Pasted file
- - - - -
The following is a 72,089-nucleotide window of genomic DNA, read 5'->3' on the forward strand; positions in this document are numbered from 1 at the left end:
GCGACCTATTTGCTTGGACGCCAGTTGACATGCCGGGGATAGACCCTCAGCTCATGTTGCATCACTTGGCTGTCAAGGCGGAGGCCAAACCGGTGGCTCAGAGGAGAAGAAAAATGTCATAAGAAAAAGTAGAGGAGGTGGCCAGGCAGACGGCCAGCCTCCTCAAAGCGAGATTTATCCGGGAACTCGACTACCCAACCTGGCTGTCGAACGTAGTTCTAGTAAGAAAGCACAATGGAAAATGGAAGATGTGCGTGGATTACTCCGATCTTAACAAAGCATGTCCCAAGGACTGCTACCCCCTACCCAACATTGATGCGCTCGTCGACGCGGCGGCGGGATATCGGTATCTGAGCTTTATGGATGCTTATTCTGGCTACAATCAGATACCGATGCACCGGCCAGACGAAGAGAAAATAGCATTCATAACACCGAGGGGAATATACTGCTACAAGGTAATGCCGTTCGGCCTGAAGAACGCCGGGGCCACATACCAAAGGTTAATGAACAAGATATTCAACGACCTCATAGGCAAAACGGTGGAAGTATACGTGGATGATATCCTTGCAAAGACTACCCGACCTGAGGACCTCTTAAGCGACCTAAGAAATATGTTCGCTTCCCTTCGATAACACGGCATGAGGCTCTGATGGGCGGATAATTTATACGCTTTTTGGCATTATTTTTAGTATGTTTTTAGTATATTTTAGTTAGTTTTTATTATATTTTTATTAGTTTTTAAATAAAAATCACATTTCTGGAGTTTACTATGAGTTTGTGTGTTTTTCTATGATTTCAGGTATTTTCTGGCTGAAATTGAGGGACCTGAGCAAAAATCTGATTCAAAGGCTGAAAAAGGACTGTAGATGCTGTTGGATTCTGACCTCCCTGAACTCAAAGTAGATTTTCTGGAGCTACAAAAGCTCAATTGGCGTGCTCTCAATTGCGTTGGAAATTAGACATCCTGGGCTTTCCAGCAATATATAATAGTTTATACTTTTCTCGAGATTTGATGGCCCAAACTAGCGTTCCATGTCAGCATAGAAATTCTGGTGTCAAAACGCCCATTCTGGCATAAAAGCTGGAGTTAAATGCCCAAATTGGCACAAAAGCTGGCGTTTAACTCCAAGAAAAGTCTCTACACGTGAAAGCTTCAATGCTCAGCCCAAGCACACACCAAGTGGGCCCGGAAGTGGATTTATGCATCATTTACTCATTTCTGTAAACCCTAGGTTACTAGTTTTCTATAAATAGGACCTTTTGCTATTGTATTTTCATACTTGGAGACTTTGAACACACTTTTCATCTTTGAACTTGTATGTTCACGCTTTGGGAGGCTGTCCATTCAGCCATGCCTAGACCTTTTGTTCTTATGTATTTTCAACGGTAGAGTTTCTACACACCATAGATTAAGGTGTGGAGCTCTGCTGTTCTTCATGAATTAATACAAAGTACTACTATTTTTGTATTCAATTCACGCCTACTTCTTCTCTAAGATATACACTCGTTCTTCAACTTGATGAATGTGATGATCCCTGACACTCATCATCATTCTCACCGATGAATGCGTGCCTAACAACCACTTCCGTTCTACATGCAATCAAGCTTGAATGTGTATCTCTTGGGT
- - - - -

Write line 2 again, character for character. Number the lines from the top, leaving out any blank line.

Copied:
GCGACCTATTTGCTTGGACGCCAGTTGACATGCCGGGGATAGACCCTCAGCTCATGTTGCATCACTTGGCTGTCAAGGCGGAGGCCAAACCGGTGGCTCAGAGGAGAAGAAAAATGTCATAAGAAAAAGTAGAGGAGGTGGCCAGGCAGACGGCCAGCCTCCTCAAAGCGAGATTTATCCGGGAACTCGACTACCCAACCTGGCTGTCGAACGTAGTTCTAGTAAGAAAGCACAATGGAAAATGGAAGATGTGCGTGGATTACTCCGATCTTAACAAAGCATGTCCCAAGGACTGCTACCCCCTACCCAACATTGATGCGCTCGTCGACGCGGCGGCGGGATATCGGTATCTGAGCTTTATGGATGCTTATTCTGGCTACAATCAGATACCGATGCACCGGCCAGACGAAGAGAAAATAGCATTCATAACACCGAGGGGAATATACTGCTACAAGGTAATGCCGTTCGGCCTGAAGAACGCCGGGGCCACATACCAAAGGTTAATGAACAAGATATTCAACGACCTCATAGGCAAAACGGTGGAAGTATACGTGGATGATATCCTTGCAAAGACTACCCGACCTGAGGACCTCTTAAGCGACCTAAGAAATATGTTCGCTTCCCTTCGATAACACGGCATGAGGCTCTGATGGGCGGATAATTTATACGCTTTTTGGCATTATTTTTAGTATGTTTTTAGTATATTTTAGTTAGTTTTTATTATATTTTTATTAGTTTTTAAATAAAAATCACATTTCTGGAGTTTACTATGAGTTTGTGTGTTTTTCTATGATTTCAGGTATTTTCTGGCTGAAATTGAGGGACCTGAGCAAAAATCTGATTCAAAGGCTGAAAAAGGACTGTAGATGCTGTTGGATTCTGACCTCCCTGAACTCAAAGTAGATTTTCTGGAGCTACAAAAGCTCAATTGGCGTGCTCTCAATTGCGTTGGAAATTAGACATCCTGGGCTTTCCAGCAATATATAATAGTTTATACTTTTCTCGAGATTTGATGGCCCAAACTAGCGTTCCATGTCAGCATAGAAATTCTGGTGTCAAAACGCCCATTCTGGCATAAAAGCTGGAGTTAAATGCCCAAATTGGCACAAAAGCTGGCGTTTAACTCCAAGAAAAGTCTCTACACGTGAAAGCTTCAATGCTCAGCCCAAGCACACACCAAGTGGGCCCGGAAGTGGATTTATGCATCATTTACTCATTTCTGTAAACCCTAGGTTACTAGTTTTCTATAAATAGGACCTTTTGCTATTGTATTTTCATACTTGGAGACTTTGAACACACTTTTCATCTTTGAACTTGTATGTTCACGCTTTGGGAGGCTGTCCATTCAGCCATGCCTAGACCTTTTGTTCTTATGTATTTTCAACGGTAGAGTTTCTACACACCATAGATTAAGGTGTGGAGCTCTGCTGTTCTTCATGAATTAATACAAAGTACTACTATTTTTGTATTCAATTCACGCCTACTTCTTCTCTAAGATATACACTCGTTCTTCAACTTGATGAATGTGATGATCCCTGACACTCATCATCATTCTCACCGATGAATGCGTGCCTAACAACCACTTCCGTTCTACATGCAATCAAGCTTGAATGTGTATCTCTTGGGT